The movie did not open well, apparently.
Solo reminded me of Vera Cruz — Robert Aldrich's comically cynical western from 1954 — with elements of the Hope/Crosby Road movies and (naturally) Casablanca. It is absolutely larded with the sorts of details that continuity freaks slaver over, but rolls from scene to scene so briskly that when it was over and we were in the parking lot I was surprised to discover the film was 30 minutes longer than I thought. I'm with Kate Taylor: Solo is the simplest and most satisfying Disney Star Wars yet.
So why was I in no hurry to see it?
It's a strange thing — Disney is producing franchise content with, I would argue, commendable panache. The roster now includes four movies with sturdier stories and more compelling characters than the Majordomo managed in his last four SW movies. Yet the Mouse's marketing department struggles to make the pitch.
The one Solo trailer I saw elicited a universal “meh” from my family. It wasn't until someone replaced the orchestral score with the Beastie Boys' “Sabotage” that my feelings toward the material's potential changed. The running joke was “'Sabotage' improves everything,” but it was indeed an indication of just how lost Disney's promo people seem to be when it comes to presenting this property.
Until I was actually sitting in the theatre chair, this movie did not feel like essential viewing. Unless “Star Wars” is at the beginning of the title, the rest is peripheral — an unintentional side effect from Rogue One: A Star Wars Story. Solo (I'm hoping still) has potential to launch a series, but the fact that Rogue One was an unambiguous one-off does not improve the odds.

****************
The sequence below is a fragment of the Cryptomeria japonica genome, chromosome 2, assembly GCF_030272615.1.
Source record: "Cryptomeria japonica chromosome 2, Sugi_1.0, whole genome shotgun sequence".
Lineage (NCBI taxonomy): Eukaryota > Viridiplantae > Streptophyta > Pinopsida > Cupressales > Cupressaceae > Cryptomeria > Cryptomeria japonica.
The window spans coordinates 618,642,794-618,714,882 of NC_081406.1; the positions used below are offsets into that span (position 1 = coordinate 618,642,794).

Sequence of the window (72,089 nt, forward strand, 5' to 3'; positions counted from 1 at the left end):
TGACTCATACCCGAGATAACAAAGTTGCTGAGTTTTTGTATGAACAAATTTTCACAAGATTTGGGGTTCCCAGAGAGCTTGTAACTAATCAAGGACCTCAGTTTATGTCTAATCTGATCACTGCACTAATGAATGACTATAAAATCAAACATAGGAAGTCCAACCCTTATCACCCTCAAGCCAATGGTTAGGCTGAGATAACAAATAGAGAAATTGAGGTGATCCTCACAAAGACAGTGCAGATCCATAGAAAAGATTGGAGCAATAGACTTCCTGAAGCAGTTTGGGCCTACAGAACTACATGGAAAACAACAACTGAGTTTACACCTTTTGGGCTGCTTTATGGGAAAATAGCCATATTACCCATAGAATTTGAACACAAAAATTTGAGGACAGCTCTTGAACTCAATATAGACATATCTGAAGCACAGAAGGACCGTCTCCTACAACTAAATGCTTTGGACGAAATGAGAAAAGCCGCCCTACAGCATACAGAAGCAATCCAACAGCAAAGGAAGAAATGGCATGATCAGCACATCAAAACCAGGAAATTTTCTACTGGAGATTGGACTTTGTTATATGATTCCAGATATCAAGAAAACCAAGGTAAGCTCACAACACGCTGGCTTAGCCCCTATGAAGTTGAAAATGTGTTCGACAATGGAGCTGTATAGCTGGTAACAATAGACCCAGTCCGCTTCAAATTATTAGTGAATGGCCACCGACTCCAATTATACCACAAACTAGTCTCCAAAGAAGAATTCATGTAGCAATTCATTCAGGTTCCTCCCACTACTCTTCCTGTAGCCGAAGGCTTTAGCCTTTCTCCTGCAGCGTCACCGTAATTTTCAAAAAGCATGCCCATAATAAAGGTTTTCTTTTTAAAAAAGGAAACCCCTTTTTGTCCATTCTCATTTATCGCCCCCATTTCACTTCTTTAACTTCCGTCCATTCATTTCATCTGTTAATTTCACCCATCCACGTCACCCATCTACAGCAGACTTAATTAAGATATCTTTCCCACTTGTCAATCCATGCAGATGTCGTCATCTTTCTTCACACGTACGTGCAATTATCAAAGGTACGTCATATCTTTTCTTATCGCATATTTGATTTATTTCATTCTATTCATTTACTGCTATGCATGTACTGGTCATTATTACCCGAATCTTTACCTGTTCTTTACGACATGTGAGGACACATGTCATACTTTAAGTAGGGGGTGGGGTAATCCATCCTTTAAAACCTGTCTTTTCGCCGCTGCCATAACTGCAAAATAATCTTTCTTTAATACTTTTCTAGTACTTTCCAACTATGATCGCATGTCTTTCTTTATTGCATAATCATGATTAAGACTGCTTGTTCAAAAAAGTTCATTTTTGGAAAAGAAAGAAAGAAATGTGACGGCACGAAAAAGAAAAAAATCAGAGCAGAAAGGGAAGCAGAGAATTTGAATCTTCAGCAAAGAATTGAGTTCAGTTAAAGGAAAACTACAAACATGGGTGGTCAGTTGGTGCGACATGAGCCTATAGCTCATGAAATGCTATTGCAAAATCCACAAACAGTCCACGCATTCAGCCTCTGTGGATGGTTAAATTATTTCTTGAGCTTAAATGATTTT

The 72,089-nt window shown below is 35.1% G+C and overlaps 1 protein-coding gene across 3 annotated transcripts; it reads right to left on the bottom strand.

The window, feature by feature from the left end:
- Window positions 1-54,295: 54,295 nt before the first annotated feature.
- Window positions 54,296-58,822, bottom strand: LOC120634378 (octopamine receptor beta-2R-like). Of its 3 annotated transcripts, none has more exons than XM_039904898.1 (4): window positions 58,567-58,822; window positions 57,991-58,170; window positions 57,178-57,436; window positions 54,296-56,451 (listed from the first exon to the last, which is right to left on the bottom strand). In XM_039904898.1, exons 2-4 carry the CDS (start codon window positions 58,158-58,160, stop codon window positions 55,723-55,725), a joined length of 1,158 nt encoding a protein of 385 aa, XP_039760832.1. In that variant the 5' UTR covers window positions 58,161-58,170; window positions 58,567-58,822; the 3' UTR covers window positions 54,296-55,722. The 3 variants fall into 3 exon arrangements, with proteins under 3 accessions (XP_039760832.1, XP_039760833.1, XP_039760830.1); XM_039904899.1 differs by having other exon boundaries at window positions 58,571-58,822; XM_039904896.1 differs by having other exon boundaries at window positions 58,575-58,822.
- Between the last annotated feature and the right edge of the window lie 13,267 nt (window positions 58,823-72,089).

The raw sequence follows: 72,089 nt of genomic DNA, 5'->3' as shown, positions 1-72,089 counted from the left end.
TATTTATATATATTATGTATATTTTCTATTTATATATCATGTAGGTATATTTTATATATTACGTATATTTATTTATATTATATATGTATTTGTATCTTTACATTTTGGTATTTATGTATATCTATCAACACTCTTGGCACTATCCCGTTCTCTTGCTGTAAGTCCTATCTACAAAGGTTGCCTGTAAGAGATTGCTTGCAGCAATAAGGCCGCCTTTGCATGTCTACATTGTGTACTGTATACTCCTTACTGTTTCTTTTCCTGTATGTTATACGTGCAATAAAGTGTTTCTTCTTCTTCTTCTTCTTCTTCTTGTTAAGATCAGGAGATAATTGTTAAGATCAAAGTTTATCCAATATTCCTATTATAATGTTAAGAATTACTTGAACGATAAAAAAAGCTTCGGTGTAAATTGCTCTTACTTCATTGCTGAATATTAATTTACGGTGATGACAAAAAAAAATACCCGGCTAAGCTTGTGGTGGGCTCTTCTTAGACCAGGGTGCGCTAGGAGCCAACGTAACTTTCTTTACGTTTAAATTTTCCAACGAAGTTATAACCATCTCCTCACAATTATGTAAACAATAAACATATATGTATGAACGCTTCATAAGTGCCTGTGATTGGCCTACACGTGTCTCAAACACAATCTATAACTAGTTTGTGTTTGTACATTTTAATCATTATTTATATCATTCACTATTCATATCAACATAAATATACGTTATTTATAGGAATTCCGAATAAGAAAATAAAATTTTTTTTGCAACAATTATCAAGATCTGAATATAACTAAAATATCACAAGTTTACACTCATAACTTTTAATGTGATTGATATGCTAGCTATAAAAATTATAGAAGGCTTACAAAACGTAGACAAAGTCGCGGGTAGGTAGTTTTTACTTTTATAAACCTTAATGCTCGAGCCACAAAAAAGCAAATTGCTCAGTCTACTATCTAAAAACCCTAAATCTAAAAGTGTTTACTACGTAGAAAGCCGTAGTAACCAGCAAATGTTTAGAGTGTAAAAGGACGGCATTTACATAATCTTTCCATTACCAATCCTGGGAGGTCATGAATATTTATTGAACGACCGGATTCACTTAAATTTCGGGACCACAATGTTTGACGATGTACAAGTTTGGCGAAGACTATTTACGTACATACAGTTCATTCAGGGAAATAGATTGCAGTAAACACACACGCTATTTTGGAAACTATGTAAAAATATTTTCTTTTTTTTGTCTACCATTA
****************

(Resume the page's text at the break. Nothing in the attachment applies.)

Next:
Now consider the stills. If you enter “Solo” into Google Images, you'll get plenty of shots that look like this:
garish red palette. Solo has at least one set-piece that was visually surprising, along with plenty of sequences with kinetic oomph, but you wouldn't know it from what we see online and elsewhere.
And finally I think the franchise is desperately missing Ralph McQuarrie's unscalable vision. I can't imagine McQuarrie ever giving the go-ahead to perching a lead character on top of a thumb-drive, or inside a peeled-back sardine-tin. And that's just vehicle design.
It's a shame — aside from the occasional ho-hum visual, Solo joins a growing list of deeply satisfying Star Wars narratives.